By Ed Edelson
TUESDAY, May 13 (HealthDay News) -- Smoking marijuana increases the body's production of a protein that raises levels of blood fats associated with heart attack and stroke, government researchers report.
The finding helps explain the increased risk of such cardiovascular problems found in previous studies of marijuana, said Dr. Jean Lud Cadet, chief of the Molecular Neuropsychiatry Research Branch of the National Institute of Drug Abuse. He is lead author of the report, published in the May 13 issue of Molecular Psychiatry.
"We've done a number of clinical papers reporting on marijuana users," Cadet said. "In the past, we have reported cognitive abnormalities, and a paper in 2005 reported vascular [blood vessel] abnormalities."
The latest paper looked at blood levels of a variety of proteins in 18 long-term heavy users of marijuana and 24 volunteers who had never used the drug. It used a new electronic technology that made such protein measurements possible, Cadet said.
"The idea was that there might be marijuana-induced changes in proteins related not only to the vascular problems we were reporting but also to other medical problems marijuana users suffer from," he said.
The analysis showed significantly higher blood levels of apolipoprotein C-III in the marijuana users than in the nonusers. APOC-III is one of a large family of proteins that interact with fats. It delays the breakdown of triglycerides, fats that can accumulate in blood vessels and promote formation of plaques, leading to blockages that can cause heart attacks, strokes and other problems.
"It is a risk factor for cardiovascular disease," Cadet said. "The study suggests that APOC-III might be one of the risk factors contributing to the medical problems that marijuana users suffer from."
In terms of heart disease and stroke, is smoking marijuana more dangerous than smoking tobacco? "It is very difficult on the basis of our study to say," Cadet said, since there was no comparison between marijuana and tobacco smokers.
"It is an interesting study, but I don't think it is particularly profound," said Dr. Christopher Granger, a professor of medicine at Duke University who has done studies of risk factors in cardiovascular disease. "It looks at a relatively small number of people and the relationship between marijuana and this particular protein in the blood stream. There is a relationship, but there is far from proof that it is cause-and-effect, and if it is cause-and-effect that it would have an effect on the people using marijuana."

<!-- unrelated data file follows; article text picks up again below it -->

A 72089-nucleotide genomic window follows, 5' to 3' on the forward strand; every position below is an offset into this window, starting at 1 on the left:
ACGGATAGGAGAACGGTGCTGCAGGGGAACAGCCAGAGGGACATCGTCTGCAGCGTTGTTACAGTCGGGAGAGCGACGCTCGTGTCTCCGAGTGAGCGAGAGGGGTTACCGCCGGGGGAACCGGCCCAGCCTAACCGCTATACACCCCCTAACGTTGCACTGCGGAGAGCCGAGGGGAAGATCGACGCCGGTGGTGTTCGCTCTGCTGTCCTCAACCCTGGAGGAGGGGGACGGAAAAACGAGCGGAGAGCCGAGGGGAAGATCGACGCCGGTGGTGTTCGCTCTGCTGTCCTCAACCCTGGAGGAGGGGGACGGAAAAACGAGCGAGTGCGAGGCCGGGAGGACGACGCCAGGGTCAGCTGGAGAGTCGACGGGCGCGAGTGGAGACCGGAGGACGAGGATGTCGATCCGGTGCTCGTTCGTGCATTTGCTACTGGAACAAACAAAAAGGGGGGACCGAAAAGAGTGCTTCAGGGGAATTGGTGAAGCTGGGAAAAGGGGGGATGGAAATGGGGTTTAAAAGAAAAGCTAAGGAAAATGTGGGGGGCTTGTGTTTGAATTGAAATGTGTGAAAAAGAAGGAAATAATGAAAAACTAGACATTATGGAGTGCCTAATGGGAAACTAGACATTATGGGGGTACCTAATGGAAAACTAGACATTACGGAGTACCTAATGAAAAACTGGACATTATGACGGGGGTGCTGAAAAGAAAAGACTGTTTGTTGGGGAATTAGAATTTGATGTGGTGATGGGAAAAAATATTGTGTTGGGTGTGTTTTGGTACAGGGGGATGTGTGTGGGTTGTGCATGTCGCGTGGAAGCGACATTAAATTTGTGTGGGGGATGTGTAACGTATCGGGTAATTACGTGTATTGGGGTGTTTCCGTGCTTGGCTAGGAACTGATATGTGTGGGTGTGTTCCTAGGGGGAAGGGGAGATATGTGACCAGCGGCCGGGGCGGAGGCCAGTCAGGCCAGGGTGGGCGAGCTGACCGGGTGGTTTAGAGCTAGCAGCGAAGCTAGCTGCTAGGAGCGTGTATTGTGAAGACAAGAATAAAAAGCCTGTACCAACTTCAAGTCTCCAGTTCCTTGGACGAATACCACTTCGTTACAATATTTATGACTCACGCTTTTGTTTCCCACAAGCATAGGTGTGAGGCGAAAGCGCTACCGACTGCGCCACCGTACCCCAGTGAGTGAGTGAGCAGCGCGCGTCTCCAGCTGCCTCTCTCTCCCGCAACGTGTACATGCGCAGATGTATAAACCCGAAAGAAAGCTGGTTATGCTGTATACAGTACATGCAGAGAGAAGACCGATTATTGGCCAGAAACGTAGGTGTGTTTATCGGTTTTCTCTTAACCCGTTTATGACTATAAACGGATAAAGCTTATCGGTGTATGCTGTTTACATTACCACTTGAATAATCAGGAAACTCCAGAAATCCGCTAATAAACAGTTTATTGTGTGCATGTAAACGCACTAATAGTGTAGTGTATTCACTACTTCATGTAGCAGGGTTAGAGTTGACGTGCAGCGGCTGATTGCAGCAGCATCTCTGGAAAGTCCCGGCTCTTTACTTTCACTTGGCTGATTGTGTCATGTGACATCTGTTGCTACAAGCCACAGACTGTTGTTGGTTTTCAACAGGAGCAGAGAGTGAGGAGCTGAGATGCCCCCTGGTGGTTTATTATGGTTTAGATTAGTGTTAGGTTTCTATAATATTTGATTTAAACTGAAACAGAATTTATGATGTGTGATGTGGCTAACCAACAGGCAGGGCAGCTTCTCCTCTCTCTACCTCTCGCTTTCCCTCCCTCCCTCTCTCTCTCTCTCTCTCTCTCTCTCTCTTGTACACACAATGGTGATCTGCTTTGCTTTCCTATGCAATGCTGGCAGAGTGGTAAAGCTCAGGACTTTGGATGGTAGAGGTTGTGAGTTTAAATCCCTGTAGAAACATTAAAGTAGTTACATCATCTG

The study "does lift us to a new level of understanding about marijuana use, that it may have a real impact on the way people who use marijuana metabolize food, showing that it could have an adverse effect on cholesterol," Granger said.
"I consider this study exploratory, by definition, because of the technique they used, sort of a shotgun approach," said Dr. Kenneth Mukamal, an associate professor of medicine at Harvard Medical School who has studied the effects of marijuana use on cardiovascular disease. "They chose this protein out of a range of thousands of possibilities, so there is a chance you find something just by luck."
The effects of marijuana on the cardiovascular system are still uncertain, Mukamal said. "It has negative effects on heart rate and may even trigger heart attacks," he said. "But in mice, it apparently prevents atherosclerosis. Whether it is good or bad remains a question."
The medical pros and cons of marijuana are described by the National Institute on Drug Abuse.